Dogs welcome at Flynn's, but leave the kids at home

Liam Flynn, owner of Flynn's Restaurant in Yungaburra (Flynn's Restaurant/Facebook)
Liam Flynn, owner of Flynn's Restaurant in Yungaburra (Flynn's Restaurant/Facebook)

A Queensland restaurant owner who's happy to serve dogs, but not children, has the backing of one of Auckland's top restaurateurs.

Liam Flynn, owner of Flynn's Restaurant in Yungaburra, banned children under seven years of age after an angry mother left a bad review on TripAdvisor.

Christine Hall accused Mr Flynn of being "rude" after her two-year-old became upset at lunch on Sunday.

"Our little one wasn't misbehaving or wreaking havoc," she wrote. "We were tucked in the furthest corner and [there were] only two other guests in an adjacent room."

Mr Flynn accused Ms Hall of being "in a state of denial" over her daughter's behaviour, and the restaurant's manager Sonia Tymecka later wrote in a Facebook post kids under seven were no longer welcome at Flynn's.

"If one pays money for having an enjoyable lunch during an anniversary or honeymoon, please do yourself and other patrons a favour by getting a babysitter or by removing the screaming baby from the room."

Tony Stewart, owner of Clooney in Freemans Bay, says Mr Flynn "knows his customers better than anyone" and can do what he wants.

"It's his restaurant," Mr Stewart said on TV3's Paul Henry programme this morning.

"If he's drawn a line in the sand, and understands the repercussions, weighs them up, [I'm] all for it."

Despite banning young children, Flynn's Restaurant is happy to serve the family dog.

"We are dog lovers, we accommodate dogs at our restaurant, because dogs are well-behaved," Mr Flynn told the New Zealand Herald.

"We like children too, but we like well-behaved children and better still parents who manage their children well and know what to do when they misbehave."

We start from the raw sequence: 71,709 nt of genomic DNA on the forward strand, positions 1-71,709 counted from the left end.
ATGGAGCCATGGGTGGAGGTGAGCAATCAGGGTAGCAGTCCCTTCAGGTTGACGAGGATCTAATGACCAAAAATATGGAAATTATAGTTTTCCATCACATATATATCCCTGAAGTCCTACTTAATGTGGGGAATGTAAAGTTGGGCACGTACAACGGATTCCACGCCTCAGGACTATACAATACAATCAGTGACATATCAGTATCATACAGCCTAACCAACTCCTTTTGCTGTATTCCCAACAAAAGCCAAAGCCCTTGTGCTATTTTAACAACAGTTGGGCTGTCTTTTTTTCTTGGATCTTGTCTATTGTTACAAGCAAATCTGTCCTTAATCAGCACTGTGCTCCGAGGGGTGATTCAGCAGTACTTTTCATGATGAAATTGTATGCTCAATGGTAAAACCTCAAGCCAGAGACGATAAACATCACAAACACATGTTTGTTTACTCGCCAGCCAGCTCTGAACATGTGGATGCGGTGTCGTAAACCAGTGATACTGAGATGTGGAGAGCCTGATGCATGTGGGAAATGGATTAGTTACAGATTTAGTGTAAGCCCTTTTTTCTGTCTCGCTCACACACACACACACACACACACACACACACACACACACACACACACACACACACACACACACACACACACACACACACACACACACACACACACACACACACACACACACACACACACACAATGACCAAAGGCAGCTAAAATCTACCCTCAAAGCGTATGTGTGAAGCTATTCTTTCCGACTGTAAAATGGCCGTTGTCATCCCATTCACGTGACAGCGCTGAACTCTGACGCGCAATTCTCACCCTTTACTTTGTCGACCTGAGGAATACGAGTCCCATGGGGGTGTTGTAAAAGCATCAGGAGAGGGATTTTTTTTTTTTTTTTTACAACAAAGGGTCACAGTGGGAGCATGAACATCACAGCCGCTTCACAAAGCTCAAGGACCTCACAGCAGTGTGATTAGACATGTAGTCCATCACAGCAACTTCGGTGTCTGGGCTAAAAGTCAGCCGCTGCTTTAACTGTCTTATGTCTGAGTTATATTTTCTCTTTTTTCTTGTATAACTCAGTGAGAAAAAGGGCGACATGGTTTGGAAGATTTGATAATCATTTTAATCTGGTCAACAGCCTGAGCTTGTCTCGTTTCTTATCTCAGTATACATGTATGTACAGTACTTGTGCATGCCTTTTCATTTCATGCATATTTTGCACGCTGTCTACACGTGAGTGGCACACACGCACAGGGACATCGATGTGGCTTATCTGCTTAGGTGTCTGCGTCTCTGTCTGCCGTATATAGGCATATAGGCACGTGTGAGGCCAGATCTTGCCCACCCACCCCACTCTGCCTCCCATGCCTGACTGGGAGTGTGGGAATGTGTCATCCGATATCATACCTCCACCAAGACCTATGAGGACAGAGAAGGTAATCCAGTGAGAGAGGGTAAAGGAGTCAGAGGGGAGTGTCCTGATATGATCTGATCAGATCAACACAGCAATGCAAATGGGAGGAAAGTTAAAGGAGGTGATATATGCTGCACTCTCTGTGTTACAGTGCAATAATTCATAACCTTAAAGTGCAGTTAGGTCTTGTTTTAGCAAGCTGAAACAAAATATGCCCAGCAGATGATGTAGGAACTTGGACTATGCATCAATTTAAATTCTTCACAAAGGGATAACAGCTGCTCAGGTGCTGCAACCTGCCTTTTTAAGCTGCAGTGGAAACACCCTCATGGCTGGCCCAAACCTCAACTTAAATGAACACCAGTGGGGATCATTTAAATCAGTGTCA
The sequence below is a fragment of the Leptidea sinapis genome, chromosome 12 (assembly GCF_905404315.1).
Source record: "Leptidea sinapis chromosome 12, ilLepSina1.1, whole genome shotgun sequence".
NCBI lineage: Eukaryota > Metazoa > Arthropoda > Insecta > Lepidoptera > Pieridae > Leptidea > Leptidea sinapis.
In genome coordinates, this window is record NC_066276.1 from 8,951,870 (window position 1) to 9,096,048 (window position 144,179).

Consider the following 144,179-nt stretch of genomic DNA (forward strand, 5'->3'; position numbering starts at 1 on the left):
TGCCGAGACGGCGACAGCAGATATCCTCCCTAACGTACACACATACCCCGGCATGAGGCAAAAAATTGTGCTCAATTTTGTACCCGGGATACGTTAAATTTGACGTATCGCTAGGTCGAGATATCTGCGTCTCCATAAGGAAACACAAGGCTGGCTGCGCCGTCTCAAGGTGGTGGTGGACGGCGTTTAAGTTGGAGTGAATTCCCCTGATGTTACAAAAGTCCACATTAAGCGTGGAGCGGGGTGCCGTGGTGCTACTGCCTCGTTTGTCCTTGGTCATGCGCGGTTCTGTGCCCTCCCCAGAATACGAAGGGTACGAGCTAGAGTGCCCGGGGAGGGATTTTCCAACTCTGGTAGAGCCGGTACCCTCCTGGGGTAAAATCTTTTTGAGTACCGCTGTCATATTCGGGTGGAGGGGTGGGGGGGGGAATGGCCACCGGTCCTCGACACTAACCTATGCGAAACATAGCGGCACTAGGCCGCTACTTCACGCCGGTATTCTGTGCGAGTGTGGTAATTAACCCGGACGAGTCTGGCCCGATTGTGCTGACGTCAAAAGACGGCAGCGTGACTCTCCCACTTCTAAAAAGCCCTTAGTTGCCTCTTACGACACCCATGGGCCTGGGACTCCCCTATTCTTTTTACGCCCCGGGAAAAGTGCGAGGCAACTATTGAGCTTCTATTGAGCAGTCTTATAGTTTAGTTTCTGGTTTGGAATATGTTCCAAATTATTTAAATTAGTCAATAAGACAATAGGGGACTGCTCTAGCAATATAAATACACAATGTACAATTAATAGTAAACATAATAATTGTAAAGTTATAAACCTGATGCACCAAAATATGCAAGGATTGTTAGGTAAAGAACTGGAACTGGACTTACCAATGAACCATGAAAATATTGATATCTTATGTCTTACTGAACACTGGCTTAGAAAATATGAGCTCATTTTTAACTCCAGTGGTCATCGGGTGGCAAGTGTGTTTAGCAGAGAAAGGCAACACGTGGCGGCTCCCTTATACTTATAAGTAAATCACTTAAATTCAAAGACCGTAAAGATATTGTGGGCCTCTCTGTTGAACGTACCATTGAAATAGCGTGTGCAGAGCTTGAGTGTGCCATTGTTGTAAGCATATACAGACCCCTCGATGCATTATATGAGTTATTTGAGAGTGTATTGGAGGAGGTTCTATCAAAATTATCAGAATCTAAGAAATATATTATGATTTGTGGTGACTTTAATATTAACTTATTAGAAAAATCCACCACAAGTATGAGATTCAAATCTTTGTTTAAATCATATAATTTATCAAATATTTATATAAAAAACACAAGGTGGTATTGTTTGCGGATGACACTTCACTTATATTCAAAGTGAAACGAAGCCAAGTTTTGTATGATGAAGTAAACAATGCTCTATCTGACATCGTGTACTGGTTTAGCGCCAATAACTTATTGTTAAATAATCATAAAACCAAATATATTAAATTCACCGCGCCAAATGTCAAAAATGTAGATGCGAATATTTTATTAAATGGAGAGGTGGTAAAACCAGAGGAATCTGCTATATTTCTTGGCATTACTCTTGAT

Mr Stewart says unruly children don't pose much of an issue at Clooney, and he's never considered implementing a similar ban.

"Every three to four months you might get it, but it's not New Zealanders – it's more overseas guests," he says.

"I do understand where they're coming from – they're trying to travel, they're travelling with their children, they probably don't have any caregivers, so they you know, they try to make the most of it. But there's an element of being selfish."

He's never had to ask a family to leave because of a child's behaviour, but has suggested they sit in an "alternative area" away from other diners.

"I'll say, 'Look, I'm sorry; in this situation we do have this other area and we can't really have you [annoying the other customers]," says Mr Stewart.

"I have a responsibility to my dining guests – they're paying big bucks, and the night has to be perfect."

Since banning kids on Sunday, Flynn's Restaurant has made a number of Facebook posts linking to articles in support of the child ban.

"We will stand by our policy to provide our diners with excellent food and service in a noise-free environment," a post yesterday read.

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